Several studies have demonstrated that vision plays a relevant role in the acquisition of spatial knowledge. Indeed, vision not only permits to perceive multiple stimuli at the same time (Foulke, 1982; Thinus-Blanc and Gaunet, 1997; Merabet and Pascual-Leone, 2010; Pasqualotto et al., 2013; Iachini et al., 2014), but it also allows to acquire the ability to code spatial information in allocentric coordinates. At the cortical level, visual experience seems to shape the architecture of cortical spatial maps by providing the most accurate spatial information (Maurer et al., 2005; Lepore et al., 2009; Ruotolo et al., 2012). As a consequence, visual loss may significantly affect an adequate spatial representation of the external world (Ungar et al., 1995; Bigelow, 1996; Cattaneo et al., 2008; Koustriava and Papadopoulos, 2010). In line with this view, it has been demonstrated that visually impaired adults tend to code space mainly through an egocentric perspective, probably because they rely on sensory modalities other than vision, that is based on body landmarks (i.e., touch; Cattaneo et al., 2008; Pasqualotto et al., 2013). Furthermore, the absence of vision prevents the ability to solve spatial tasks that require the use of allocentric cues (Millar, 1994; Thinus-Blanc and Gaunet, 1997; Cattaneo et al., 2008; Merabet and Pascual-Leone, 2010; Pasqualotto and Proulx, 2012; Schmidt et al., 2013; Iachini et al., 2014). It also impacts on the ability to update flexibly and combine different (egocentric/allocentric) reference frames in response to environmental changes – i.e., switching-perspective skills (Cornoldi et al., 1991; Nadel and Hardt, 2004; Vecchi et al., 2004; Burgess, 2006; Harris et al., 2012). Ruggiero et al. (2018), for instance, evaluated how congenitally blind adults performed a switching-perspective task based on the memorization of haptic spatial stimuli. Their work demonstrated that congenitally blind individuals showed relevant difficulties in switching from external (allocentric) to body-centered (egocentric) frames of reference, but not vice-versa. These findings suggest that normally sighted and individuals with a visual impairment might differently encode spatial information from an early age, especially when visual deprivation negatively impacts on multisensory integration capabilities, upon which spatial competence is based (Thinus-Blanc and Gaunet, 1997; Cappagli et al., 2015; Vercillo et al., 2016). Nonetheless, very little is known about the development of switching-perspective abilities in visually impaired children. Ochaíta and Huertas (1993) suggest that normally sighted and visually impaired children acquire a coherent sense of space, respectively, at 14 and 17 years of age. This can be explained by the fact that visual deprivation results in a lack of sensorimotor (visuo-motor) feedback that delays locomotor development (Fraiberg, 1977; Landau et al., 1984; Fazzi et al., 2002), which has been indicated as a fundamental step for spatial competence development (Bremner et al., 2008). Similarly, other studies indicate that, along with locomotor delays, visually impaired children manifest deficits in performing mental spatial tasks, as mental rotations of the self (perspective-taking; Huttenlocher and Presson, 1973; Millar, 1976; Papadopoulos and Koustriava, 2011; Koustriava and Papadopoulos, 2012), or objects/configurations (Huttenlocher and Presson, 1973; Penrod and Petrosko, 2003; Papadopoulos and Koustriava, 2011). Understanding whether and how visually impaired children develop switching-perspective abilities would be fundamental to increase knowledge about the role of vision in spatial development. Indeed, to date it is still unclear whether the complete (such in the case of blindness), or the partial (such in the case of visual impairment) loss of vision would differently affect the ability of children to acquire an allocentric coding of space.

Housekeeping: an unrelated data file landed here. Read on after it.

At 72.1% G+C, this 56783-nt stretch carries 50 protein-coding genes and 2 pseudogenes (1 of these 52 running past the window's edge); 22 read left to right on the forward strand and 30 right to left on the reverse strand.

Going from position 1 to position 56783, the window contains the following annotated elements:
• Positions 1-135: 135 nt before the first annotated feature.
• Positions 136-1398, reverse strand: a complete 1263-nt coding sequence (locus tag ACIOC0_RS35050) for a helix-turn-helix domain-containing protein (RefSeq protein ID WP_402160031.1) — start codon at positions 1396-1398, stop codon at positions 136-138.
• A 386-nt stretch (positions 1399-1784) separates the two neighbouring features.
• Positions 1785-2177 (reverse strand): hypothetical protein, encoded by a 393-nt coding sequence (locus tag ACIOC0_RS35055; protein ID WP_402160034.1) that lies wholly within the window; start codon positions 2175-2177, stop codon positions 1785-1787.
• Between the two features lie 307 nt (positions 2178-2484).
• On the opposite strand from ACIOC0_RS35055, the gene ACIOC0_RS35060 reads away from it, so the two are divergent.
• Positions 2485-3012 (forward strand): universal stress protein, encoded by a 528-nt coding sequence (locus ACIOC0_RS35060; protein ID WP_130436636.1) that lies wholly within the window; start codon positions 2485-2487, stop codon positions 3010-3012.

In the present work, we assessed whether the ability to switch from egocentric to allocentric coordinates is compromised by a partial loss of vision that produces an impoverished visual experience during childhood. We hypothesized that children with an atypical visual experience during development (visually impaired) would rely more heavily on egocentric coordinates and, thus, would show an impairment in task conditions requiring a mental update of spatial configurations according to their new perspective.